In February of 2006, I probably listened to Anthony Hamilton’s “Can’t Let Go” more than a thousand times. That was the month my fiance and I split.
I knew it was the right decision, but that didn’t stop my heart from breaking in two every time that song came on. For some reason, I couldn’t stop replaying our entire relationship in my mind. It was a mental movie on repeat with two actors who love each other, but just can’t figure out how to make it work. I kept thinking: we were supposed to have our honeymoon in Bora Bora.
For the next year, I swore off any “serious” dating. I told myself I needed time to mourn, but mostly all I did was go to work, come home, cook one of his favorite meals to eat for dinner, then drink wine until I fell asleep in my clothes.
Then one day, I suddenly remembered something really important.
It was something I’d read in Control Theory: A New Explanation of How We Control Our Lives, a fascinating book about human behavior by a psychiatrist named William Glasser. Glasser’s premise in Control Theory (and his subsequent book Choice Theory: A New Psychology of Personal Freedom) was that we can’t change anyone else’s behavior; we can only change our own. We can’t always control the external circumstances in our lives, but we can control our reaction to them and choose responses that help us move forward instead of backwards.
What I realized during that time was that I could choose to change my painful “mental pictures” (I’m paraphrasing Glasser heavily here) so I could create a happier reality. Instead of thinking about the wedding I was supposed to have, I could choose to think about all the possibilities for a life without him. In this way, I could develop a new set of mental pictures to look forward to.
So, I decided to challenge myself to create new experiences. I stopped listening to Anthony Hamilton and started filling my life with activities that actually made me happy. I began doing things that I enjoyed, but ironically hadn’t done much of when I was with my fiance. I made new friends. I began discovering different kinds of music. I started going to more events and concerts around town. I got more serious about building up my career and professional accomplishments.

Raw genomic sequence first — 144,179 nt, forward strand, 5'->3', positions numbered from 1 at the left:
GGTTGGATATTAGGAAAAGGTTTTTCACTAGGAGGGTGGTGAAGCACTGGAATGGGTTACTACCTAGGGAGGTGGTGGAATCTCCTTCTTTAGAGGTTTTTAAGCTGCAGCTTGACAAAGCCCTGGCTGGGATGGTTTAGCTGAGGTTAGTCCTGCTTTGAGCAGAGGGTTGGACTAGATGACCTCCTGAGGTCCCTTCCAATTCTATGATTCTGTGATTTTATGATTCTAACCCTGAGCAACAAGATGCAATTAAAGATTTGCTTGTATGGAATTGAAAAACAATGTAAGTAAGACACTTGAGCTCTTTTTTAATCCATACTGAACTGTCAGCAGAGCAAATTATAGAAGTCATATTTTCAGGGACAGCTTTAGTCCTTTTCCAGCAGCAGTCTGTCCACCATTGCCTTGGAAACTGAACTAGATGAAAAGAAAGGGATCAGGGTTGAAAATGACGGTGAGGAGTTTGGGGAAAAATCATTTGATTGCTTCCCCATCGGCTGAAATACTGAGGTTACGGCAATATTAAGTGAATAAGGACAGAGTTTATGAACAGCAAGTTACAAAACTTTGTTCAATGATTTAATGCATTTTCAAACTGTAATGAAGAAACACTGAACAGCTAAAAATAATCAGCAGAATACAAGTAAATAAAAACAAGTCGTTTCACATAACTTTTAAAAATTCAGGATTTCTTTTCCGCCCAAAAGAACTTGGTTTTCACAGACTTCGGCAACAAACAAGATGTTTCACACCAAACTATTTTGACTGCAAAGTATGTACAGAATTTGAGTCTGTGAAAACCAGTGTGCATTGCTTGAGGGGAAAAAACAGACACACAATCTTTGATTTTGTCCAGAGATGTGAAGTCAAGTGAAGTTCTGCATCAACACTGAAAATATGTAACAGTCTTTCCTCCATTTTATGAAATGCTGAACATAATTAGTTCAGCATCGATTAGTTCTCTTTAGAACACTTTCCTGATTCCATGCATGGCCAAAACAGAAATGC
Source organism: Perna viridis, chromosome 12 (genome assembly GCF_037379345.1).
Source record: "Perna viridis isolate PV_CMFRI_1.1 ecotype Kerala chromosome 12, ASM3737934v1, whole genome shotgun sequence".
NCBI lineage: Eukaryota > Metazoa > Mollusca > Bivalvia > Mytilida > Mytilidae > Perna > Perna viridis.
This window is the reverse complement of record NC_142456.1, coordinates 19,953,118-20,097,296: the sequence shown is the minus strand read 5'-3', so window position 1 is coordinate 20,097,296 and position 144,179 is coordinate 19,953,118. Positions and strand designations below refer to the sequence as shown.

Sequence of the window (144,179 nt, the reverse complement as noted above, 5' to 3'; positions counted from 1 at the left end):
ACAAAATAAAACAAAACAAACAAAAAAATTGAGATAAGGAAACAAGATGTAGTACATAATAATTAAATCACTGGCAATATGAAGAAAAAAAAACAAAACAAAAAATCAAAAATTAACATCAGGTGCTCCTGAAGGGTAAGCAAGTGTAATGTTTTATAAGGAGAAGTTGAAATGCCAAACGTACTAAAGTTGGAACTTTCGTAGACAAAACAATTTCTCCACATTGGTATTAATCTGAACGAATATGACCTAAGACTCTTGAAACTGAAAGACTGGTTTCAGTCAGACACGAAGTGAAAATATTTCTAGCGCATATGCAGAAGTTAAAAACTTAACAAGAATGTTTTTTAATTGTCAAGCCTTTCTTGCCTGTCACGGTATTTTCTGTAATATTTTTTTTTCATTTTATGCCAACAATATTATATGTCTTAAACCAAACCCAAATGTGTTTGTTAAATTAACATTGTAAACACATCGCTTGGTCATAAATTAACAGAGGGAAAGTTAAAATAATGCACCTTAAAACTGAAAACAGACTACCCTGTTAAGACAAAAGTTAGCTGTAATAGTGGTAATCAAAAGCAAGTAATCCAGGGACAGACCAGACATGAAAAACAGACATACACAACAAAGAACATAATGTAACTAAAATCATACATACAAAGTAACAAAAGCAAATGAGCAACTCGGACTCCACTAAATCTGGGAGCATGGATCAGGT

In short, I stopped living my life in the shadow of an old love and embraced the opportunities that were facing me in the present. Eight years later, what I know for sure is that the best way to waste your life is to stay stuck in the past.
It’s to keep replaying the same expired pictures over and over in your mind. It’s moaning about what used to be and obsessing about why you no longer have it. It’s focusing on how you used to have a good man but somehow messed it up. It’s complaining about how you used to have a great job until you got laid off. It’s dwelling on how you used to live in a nice big house until your finances got shaky.
If you’ve been stuck in a cycle of unhappiness, it may be time for you to choose to live another story. Not the story of the life you were supposed to have, but the life that is available to you right now. Choose to move forward instead of looking backwards.
Let go of what was so that you can enjoy what is and what will be.